FYI on foraging – I once heard of a guy who studied and regularly foraged for wild mushrooms. He and his entire family died from eating mushrooms he thought were edible – and he should have known – too scary for me, but foraging for other stuff is great if you can learn!

  • This is a great topic, as it seems to me to be something not so oftn addressed in the raw community.

    Sure would be great if, like Kirsten, I had access to wild foraging instruction, but around here, as elsewhere I’m sure, it is VERY hard to find. I do what i can. The green smoothies are excellent, and it is probably incredibly important that greens be the basis of the raw diet. My favorite salad is parsley, dandelion, and red leaf lettuce with a dressing of orange juice, lemon juice, mellow miso and olive oil. It is upwards of ten dollars, however, but it is one of the most immediately gratifying (in terms of taste and the feeling after eating it) I have experienced. It really is about experimentation, seeing what is good fro your budget and your body.

  • I just bought my first set of “raw groceries” (today is my official first day of being raw) and I spent $120 getting stocked up and that did not include the cost of my dehydrator and some utensils. Anywho, I did get a ton of fruits, veggies, nuts and some staples like vinegars and agave and hopfully this will last me for a good two weeks! But yeah, eating raw is a bit on the pricey side, but I think either you are sacrificing money or health when it comes to your diet so I guess being eating raw is being poor for a good cause :) I’m also hping that once I get aclimated to the raw lifestyle I’ll figure out what I like and dont and be able to buy less…at least that is the hope!

    http://i177.photobucket.com/albums/w202/Capture…

  • I live in a radical student cooperative, where many of us are struggling to pay the monthly rent. In this community things like eating raw are considered bourgeois or elitist. I don’t know if anyone else has encountered this kind of prejudice, but I find it frustrating because I think that everyone should be eating at least some fresh food, and it shouldn’t be a base for judgment.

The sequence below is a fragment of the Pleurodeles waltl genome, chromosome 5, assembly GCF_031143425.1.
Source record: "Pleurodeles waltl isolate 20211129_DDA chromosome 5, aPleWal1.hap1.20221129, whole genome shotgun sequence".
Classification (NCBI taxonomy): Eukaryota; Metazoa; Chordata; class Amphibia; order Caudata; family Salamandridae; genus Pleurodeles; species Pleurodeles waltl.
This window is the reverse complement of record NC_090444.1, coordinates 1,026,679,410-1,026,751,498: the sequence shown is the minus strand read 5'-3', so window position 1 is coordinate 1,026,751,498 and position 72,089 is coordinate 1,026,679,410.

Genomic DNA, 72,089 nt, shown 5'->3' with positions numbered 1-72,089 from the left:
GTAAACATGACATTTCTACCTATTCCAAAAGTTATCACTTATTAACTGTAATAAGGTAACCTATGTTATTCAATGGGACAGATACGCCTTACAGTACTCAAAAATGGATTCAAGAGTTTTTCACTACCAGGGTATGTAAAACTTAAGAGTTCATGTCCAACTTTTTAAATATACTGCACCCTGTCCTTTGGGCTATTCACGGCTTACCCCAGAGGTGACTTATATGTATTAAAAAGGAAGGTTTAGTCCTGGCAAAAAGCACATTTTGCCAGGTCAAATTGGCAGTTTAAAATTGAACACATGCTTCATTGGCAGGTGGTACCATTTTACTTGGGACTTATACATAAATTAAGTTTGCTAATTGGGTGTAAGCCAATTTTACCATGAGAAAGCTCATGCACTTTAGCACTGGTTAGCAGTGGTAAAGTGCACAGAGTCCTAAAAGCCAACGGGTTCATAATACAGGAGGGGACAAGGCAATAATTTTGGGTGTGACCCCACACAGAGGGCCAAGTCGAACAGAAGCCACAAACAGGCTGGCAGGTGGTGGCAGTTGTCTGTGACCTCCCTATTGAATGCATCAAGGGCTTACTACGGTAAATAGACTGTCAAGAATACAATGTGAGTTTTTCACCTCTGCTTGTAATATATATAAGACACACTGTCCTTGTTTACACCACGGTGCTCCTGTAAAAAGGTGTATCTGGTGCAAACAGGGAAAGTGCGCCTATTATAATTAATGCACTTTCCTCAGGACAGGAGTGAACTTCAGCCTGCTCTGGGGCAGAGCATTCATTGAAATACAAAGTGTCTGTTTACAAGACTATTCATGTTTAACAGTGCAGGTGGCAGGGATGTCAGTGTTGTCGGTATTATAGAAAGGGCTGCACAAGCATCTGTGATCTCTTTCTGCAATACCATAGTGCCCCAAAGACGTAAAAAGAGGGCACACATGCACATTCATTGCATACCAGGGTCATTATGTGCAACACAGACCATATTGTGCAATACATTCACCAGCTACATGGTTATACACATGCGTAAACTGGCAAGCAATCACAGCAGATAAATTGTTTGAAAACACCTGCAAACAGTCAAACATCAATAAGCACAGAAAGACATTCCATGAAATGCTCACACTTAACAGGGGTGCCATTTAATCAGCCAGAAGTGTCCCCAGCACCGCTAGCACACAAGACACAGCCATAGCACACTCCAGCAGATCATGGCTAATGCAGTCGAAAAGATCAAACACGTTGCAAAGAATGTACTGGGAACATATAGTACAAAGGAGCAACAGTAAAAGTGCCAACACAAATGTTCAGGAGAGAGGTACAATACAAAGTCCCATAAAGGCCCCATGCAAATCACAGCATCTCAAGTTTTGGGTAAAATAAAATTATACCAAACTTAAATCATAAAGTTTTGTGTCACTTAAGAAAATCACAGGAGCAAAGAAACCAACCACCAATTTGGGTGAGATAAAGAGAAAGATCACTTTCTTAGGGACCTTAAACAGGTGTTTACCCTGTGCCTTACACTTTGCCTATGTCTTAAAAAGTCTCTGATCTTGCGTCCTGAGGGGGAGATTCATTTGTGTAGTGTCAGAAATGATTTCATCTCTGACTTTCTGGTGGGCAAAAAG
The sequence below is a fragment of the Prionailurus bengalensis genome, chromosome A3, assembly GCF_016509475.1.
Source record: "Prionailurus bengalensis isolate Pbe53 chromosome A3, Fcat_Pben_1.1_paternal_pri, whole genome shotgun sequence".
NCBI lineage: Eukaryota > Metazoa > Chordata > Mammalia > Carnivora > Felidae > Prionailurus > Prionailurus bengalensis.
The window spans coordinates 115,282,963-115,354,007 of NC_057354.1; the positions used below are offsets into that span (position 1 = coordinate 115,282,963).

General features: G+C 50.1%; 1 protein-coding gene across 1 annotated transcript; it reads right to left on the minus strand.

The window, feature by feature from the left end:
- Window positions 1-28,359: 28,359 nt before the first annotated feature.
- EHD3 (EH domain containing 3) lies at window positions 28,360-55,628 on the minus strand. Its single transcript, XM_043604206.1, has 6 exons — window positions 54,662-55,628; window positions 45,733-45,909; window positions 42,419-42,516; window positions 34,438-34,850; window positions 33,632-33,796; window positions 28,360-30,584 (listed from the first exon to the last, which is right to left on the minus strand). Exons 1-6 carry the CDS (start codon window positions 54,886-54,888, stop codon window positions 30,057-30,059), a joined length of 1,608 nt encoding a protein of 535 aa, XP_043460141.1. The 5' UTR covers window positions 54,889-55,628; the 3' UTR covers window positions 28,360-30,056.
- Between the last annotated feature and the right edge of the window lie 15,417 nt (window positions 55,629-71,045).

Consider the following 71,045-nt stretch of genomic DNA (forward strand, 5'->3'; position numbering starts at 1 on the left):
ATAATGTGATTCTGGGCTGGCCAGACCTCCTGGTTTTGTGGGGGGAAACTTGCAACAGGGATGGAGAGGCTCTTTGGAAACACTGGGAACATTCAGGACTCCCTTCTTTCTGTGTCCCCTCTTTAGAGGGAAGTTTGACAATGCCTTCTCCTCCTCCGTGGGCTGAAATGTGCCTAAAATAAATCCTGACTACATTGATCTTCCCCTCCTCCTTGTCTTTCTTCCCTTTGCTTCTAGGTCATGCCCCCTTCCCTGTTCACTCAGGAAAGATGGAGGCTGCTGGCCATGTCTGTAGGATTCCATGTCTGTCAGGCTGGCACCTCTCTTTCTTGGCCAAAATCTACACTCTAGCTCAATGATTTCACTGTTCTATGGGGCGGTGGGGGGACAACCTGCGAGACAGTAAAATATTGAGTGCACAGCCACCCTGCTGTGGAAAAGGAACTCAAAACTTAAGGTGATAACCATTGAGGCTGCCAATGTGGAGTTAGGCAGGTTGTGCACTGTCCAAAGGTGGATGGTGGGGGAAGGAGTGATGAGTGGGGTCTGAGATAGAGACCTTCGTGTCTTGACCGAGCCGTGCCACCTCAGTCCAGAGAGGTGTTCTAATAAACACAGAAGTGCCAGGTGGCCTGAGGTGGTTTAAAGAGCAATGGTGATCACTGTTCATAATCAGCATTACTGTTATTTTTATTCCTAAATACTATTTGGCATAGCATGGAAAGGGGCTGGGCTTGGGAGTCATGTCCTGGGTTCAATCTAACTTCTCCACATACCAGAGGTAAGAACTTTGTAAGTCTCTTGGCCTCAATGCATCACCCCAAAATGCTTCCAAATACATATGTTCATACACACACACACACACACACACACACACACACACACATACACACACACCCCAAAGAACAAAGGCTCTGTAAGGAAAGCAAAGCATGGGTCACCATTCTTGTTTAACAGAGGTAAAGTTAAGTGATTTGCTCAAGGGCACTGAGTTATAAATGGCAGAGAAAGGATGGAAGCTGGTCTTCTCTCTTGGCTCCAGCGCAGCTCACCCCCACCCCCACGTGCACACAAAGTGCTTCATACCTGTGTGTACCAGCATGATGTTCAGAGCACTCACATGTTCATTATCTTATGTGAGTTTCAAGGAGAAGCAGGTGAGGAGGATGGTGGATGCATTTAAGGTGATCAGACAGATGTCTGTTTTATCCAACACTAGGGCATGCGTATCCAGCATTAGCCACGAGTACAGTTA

• It seems crazy to think people would conisider you bourgeois just because you want to eat fresh apples, bananas, veggies, etc…so crazy, it’s like when you give up meat and dairy, people think you are out of your mind for not wanting to pollute your body with corpses…

    Kind of sad how one gets treated or discrimnated against just for their choice of foods :(

  • i spend much less money than my friends on food. no coffees, drinks, meals out, bar apps, teas, gum, tic tacs, junk snacks at movies… all these things all up (and make you DIRTIER inside, which makes you hungrier).

    i think the main problem with people spending too much is that the whole raw “cuisine” is really in its infancy and we haven’t figured out as a group to move beyond the “cooked” model for recipes. it took me a LONG time to figure out that eating a lot of fat made me hungrier… if you look into mediterranean cuisine, i think it offers a much more useful model for this kind of lifestyle. fresh, local produce, with light delicious dressings that sauces that bring out the flavors of the produce rather than cover them… it’s amazing what happens to cabbage when you use a mandoline, dress it with a homemade vinaigrette of lemon, olive oil and parsley (maybe some garlic?), a little sea salt and cracked pepper. (cabbage is in season right now and ridiculously cheap by the way).

    hope that helps. =)

  • p.s. you will necessarily be much hungrier in transition than when you get settled into raw living… the start-up cost CAN be daunting.

  • LindsayL…Sadly I DO know what you mean.

    I had hard enough time when I was cutting back and eating healthy on Weight Watchers(I used their tracking for what I ate, not their processed junk) even when talking to people that had been on me for awhile on losing weight(which was annoying in itself when 1/2 the gain was medical reasons). I have changed my diet a lot, family is Ok but just looks at me as if I’m strange(nothing new) but outside of that I find I need to use the excuse of food allergies or eating healthy for people to leave me alone. Those that are interested will get it, the rest I just say I am eating ‘naturally’ and eventually they do leave me alone about it.

  • Raw eating does not need to be pricey…

    I do not buy so much nuts, that makes it cheaper. I am by myself…thats cheaper. A lot of people on the Hallelujah diet, eat mainly veggies and less fruit…that makes it cheaper but I love organic fruit. Its a good snack too…

    Also, I find that when I am shopping, I often splurge and get some good, but pasteurized juice so I can drink it…while shopping. I also end up buying a organic apple, a couple organic plums and maybe an avocado…. Really I spend more for one meal while Shopping then I do for other meals…throughout the week.

    I need to stop doing this because It saves me money if I just bring a quart of water…and buy only enough food or eat or bring a salad…rather than buying tons of fruit because its good.

    Also, sprouting is cheaper…I need to start doing that more.